House Breakers
—Fiction by Dave Schultz

Tommy slipped the pry bar into his backpack. “What are we going to do?”
I looked at the kids, the infant and the toddler, then at him.
I was seventeen and my brother, Tommy, was nineteen. We’d been house breaking for a couple of years and had it figured. We stuck to low-rent neighborhoods, to shabby apartment houses and rundown two-flats, places that were never going to be at the top of a cop’s to-do list. We hustled from ten till
two, hours most people spent at work, and looked for stuff that would fit in backpacks: cash, dope, guns, laptops, phones and jewelry, the real stuff, platinum and gold. We thought we’d seen it all, everything from ass-packers, the name we gave strap-on dildos, to a pyramid of Mason jars filled with urine. Sick shit, right? But a couple of kids locked in a closet blew way past our pay grade.
“They’re little,” I said.
Tommy popped a cigarette in his mouth. “Give me a light.”
“Really? Here?”
“I just found a couple of babies locked in a closet,” he said. “Give me a light.”
I cracked my lighter.
The older one was a girl, black hair and brown skin. The other had on blue pajamas and I guessed it was a boy. He was lying in a plastic box. He was too little to stand, maybe too little, even, to sit up.
My brother blew smoke at the ceiling. “We’re fucked.”
The little girl’s black eyes were wide open. She was like a fledging sparrow, bright, fierce, waiting for our play, waiting to know which way she had to dart.
Tommy stooped down. “Are you okay, kid?”
She took one step back, deeper into the closet.
“Maybe she can’t speak English. She looks Mexican,” he said.
“Maybe. Maybe she’s too young.” I touched his shoulder. “Come on, Tommy, we gotta go.”
“What about them?”
“What about them?”
“We can’t leave them in there.”
“Leave the closet unlocked. Come on.”
“They’re too little to be on their own.”
“Well, we can’t take them with us.”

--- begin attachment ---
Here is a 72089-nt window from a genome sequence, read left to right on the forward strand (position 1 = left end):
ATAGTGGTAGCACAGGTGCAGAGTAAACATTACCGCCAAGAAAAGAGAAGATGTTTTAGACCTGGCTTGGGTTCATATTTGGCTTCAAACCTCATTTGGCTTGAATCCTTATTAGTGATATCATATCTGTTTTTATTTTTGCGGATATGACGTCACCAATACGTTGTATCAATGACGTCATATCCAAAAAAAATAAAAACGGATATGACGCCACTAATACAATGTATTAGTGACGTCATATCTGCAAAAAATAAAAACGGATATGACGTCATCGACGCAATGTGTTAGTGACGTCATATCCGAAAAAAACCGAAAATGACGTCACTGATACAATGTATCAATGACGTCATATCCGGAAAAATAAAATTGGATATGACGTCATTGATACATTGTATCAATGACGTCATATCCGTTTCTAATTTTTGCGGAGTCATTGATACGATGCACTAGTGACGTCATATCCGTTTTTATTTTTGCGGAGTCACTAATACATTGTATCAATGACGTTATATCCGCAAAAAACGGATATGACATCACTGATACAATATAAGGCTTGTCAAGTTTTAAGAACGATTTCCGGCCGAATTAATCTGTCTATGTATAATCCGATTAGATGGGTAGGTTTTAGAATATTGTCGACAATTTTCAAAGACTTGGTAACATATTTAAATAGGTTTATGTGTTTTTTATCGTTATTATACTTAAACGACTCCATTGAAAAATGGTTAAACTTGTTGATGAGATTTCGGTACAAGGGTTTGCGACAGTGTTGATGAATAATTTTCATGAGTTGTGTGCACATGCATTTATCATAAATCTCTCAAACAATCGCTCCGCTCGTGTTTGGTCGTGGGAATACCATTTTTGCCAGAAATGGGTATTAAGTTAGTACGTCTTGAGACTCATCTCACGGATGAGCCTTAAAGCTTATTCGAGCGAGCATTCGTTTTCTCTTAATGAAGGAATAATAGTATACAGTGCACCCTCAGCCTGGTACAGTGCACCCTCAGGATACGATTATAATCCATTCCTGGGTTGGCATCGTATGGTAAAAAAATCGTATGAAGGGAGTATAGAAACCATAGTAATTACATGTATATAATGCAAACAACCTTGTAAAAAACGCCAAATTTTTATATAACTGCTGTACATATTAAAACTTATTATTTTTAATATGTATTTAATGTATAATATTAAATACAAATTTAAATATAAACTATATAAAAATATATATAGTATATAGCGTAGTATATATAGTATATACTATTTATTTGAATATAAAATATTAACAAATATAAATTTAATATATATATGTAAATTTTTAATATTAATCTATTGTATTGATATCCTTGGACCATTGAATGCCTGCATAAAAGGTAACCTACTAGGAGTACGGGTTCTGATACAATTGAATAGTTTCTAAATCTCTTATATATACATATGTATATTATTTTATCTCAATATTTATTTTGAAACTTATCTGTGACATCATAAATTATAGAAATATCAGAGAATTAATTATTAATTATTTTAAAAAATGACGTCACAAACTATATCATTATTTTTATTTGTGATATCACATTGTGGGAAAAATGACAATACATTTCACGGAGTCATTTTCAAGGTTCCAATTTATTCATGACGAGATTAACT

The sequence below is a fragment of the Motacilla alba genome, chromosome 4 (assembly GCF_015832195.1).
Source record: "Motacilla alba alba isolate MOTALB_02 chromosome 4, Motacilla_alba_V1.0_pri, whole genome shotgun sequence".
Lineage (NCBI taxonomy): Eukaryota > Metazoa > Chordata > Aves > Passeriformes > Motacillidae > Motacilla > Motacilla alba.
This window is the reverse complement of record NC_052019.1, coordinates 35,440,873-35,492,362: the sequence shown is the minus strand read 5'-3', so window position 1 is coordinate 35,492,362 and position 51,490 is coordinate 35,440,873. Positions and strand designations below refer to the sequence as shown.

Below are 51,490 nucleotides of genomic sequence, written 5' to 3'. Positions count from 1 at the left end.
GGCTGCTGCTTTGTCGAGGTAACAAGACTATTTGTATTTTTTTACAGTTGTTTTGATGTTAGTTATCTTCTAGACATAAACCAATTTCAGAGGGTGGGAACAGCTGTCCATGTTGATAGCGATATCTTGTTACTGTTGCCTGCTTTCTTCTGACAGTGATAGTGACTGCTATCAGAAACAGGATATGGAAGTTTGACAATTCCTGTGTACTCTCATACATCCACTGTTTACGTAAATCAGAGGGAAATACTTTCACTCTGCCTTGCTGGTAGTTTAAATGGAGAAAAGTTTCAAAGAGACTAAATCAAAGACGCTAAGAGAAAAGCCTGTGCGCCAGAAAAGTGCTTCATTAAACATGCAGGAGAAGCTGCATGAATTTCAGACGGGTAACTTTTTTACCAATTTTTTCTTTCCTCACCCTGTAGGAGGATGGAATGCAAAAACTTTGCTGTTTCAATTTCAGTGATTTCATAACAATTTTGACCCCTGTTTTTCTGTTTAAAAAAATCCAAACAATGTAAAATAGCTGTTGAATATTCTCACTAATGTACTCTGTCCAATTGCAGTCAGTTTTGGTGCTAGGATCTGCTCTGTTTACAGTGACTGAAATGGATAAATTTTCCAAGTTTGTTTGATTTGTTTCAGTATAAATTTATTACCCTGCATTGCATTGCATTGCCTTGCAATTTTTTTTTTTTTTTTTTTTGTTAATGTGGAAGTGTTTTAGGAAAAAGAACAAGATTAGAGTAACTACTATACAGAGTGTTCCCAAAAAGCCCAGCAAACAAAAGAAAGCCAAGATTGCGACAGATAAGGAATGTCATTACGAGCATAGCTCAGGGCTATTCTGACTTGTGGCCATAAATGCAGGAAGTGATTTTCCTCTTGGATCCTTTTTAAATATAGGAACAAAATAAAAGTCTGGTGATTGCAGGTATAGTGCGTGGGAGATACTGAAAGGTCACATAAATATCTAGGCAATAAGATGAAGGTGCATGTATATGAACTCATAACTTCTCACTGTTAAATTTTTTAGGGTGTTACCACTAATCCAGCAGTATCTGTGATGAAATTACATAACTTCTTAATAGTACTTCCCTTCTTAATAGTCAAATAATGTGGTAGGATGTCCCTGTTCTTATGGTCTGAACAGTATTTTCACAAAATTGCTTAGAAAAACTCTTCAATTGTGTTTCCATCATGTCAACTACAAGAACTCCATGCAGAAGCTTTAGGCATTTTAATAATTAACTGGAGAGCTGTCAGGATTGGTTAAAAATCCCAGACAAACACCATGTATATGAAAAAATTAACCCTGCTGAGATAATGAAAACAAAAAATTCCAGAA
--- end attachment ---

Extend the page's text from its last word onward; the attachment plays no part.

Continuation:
“We need to call somebody.”
“Like who?”
“The cops.”
“Cops! Are you nuts? We just jimmied our way in here.”
“And that puts us in the mix. What if there’s a fire—or worse?”
“Look around, there’s not a lot of kid’s stuff.”
“What if they’re like—getting trafficked or something? Do you want us in on that?”
“We’re not in on anything,” I said, but Tommy was right. If something were to happen to those kids now, it’d be on us.
I glanced around. It was a crap apartment, three beat-up rooms that smelled like the underside of a sink. “Watch ‘em. Don’t let her out of that closet,” I said, and started looking around.
A gray couch, stained and legless sagged near the front door. On it, a bruise-blue afghan was twisted into a nest. A portable DVD player sat to the right of the tangle, and a cup crossed with a plastic spoon was on the floor, just to the left. A twin mattress was on the floor in the bedroom, pushed against the wall opposite a window taped over with newspaper. In the small bedroom closet, a few things were draped on hangers: a couple of blouses, one pair of jeans and a woman’s dress. At the end of the clothes pole in a cleaner’s bag, there was a little girls dress, too, a fancy one that poofed out at the bottom.
There was a dish drainer in the kitchen sink. In the silverware cup were two small rubber coated spoons
and a black plastic fork. Repurposed margarine tubs were up on edge to dry. I reached for the knob on the cupboard next to the sink, but paused. The gray afternoon tumbled through the window, and I didn’t need to open the cupboards to know what was inside.